An important feature of the Regulation is the new extended jurisdiction, which may affect businesses outside the EU. The new regulation applies to businesses that provide goods and services to individuals in the European Union, or monitor the behaviour of individuals (such as operators of commercial websites or mobile applications). The regulation will affect many Chinese companies.
According to EUDataProtectionLaw.com, these conditions are defined as “a specific and explicit expression of the will of the data subject to give his or her consent, either by means of a declaration or a clear affirmative gesture, in an informed and autonomous manner, By doing so, they consent to the processing of personal-related data…”
Establishes new rights
The EU GDPR also creates two new rights of personal privacy, the “right to erasure” and the “right to transplant”. The right to erasure is an extension of the “right to be forgotten” and gives individuals the right to request the deletion of their personal data. The right to transplantation, on the other hand, gives the individual easier access to his or her data. Individuals can request the transfer of their data from one provider to another. This type of data transfer will create more convenience for the individual and more competition between suppliers.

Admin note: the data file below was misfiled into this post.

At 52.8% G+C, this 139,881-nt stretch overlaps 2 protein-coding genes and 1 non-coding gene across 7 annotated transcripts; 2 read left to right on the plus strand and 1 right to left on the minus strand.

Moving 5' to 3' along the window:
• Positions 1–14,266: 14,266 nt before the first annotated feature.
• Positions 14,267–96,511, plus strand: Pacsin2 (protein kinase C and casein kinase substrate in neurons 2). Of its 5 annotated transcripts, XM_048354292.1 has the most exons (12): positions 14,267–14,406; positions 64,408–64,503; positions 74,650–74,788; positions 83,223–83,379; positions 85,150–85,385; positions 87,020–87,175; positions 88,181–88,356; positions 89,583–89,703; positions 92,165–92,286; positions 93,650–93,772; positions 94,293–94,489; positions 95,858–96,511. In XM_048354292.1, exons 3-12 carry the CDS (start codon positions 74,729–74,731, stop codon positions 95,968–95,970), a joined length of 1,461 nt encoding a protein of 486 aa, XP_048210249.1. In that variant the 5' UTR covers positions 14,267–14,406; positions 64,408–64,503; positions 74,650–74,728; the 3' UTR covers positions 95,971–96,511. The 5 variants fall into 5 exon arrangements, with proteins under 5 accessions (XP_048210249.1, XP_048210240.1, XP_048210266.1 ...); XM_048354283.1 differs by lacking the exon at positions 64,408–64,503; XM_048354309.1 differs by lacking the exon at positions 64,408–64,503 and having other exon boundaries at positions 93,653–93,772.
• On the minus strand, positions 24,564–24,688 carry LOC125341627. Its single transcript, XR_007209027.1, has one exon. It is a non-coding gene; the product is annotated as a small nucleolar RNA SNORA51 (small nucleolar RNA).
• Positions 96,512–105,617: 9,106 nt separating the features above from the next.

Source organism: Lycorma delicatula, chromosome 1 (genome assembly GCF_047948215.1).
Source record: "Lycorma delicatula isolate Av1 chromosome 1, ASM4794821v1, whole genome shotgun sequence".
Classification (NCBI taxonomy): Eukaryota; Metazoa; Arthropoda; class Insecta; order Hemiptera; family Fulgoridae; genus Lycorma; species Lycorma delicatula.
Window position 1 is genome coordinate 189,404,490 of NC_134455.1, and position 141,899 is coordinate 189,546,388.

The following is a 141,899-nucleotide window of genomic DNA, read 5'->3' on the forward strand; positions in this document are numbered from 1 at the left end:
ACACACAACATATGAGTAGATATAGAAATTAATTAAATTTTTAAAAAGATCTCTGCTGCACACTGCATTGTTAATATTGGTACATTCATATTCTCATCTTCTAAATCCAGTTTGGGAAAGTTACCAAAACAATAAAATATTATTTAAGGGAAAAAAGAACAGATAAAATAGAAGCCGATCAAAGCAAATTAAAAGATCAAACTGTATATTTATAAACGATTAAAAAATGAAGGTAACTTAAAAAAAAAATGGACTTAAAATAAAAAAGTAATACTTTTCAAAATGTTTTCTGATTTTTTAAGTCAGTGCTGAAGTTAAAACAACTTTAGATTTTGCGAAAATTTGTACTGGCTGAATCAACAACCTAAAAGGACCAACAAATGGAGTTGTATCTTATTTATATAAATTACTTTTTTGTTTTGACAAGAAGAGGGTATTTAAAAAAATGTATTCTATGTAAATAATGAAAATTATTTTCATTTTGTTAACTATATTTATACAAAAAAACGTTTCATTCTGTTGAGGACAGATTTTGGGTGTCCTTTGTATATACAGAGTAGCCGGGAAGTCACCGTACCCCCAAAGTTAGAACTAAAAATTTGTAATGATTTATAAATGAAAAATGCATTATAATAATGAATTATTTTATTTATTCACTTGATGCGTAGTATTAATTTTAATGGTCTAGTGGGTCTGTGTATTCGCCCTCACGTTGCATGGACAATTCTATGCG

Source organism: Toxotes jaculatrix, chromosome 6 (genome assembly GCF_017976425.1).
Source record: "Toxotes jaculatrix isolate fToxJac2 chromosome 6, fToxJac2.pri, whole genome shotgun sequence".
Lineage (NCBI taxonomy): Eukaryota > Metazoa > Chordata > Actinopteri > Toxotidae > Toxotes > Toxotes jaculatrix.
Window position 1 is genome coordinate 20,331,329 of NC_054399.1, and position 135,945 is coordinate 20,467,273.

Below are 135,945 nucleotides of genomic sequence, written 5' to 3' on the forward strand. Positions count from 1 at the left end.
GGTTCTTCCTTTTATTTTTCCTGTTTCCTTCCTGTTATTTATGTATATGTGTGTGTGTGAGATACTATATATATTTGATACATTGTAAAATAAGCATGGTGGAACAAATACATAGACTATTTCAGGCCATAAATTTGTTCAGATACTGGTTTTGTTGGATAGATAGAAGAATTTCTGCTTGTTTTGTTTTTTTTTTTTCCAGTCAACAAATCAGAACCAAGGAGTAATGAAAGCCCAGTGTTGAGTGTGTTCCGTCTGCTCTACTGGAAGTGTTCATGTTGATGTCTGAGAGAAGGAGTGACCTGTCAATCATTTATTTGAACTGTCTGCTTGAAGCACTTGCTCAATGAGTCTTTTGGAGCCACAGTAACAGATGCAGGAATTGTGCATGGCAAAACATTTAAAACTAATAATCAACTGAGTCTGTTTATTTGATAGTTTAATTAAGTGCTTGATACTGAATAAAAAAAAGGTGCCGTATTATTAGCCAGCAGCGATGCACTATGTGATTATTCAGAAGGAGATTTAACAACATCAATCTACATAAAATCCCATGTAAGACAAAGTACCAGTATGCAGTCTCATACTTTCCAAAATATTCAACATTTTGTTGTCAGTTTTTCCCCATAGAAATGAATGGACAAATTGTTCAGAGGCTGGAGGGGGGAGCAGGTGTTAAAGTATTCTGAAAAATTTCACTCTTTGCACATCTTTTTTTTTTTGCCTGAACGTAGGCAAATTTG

How to ensure compliance
The GDPR applies not only to businesses within the European Union, but also to businesses outside the European Union - if they provide goods or services to data subjects within the European Union, or if they monitor their activities.
Many businesses have not previously complied with EU data and privacy laws and many of the details (such as scope and implementation) are unclear. For businesses that operate in the EU or that provide goods and services to European individuals or monitor their activities, you can prepare in advance for next year by taking the following steps.
—. An in-depth reading of the GDPR based on available information Understanding the broad scope of personal data under the GDPR regulations Create documents to update or review personal information and security measures Create documentation to update or review policies and procedures for breach reporting, incident reporting and risk assessment in accordance with the GDPR. Create Update or review any necessary contract and agreement language Determine whether using a cloud-based HR or payroll provider will help your company mitigate compliance risks. HR leaders need to be aware that Chinese citizens residing in Europe will be protected by the GDPR, while EU citizens residing outside the EU will not be protected by these regulations.
While many companies have already adopted data and privacy measures to comply with the Data Protection Directive, the GDPR contains new protections that apply. In the wider sector, including businesses in and outside the EU, this will require additional compliance measures. Companies must act quickly to prepare for the entry into force of the GDPR in May 2018.
Yet there will always be some non-conformists on the planet who can deny basic values, who can withdraw from European markets in order not to comply with the GDPR.
Of course the next day it got so big, the CEO of the company came out and washed his hands of the following.
But what’s the point? These users who do not care about the privacy of a certain country will not continue to use the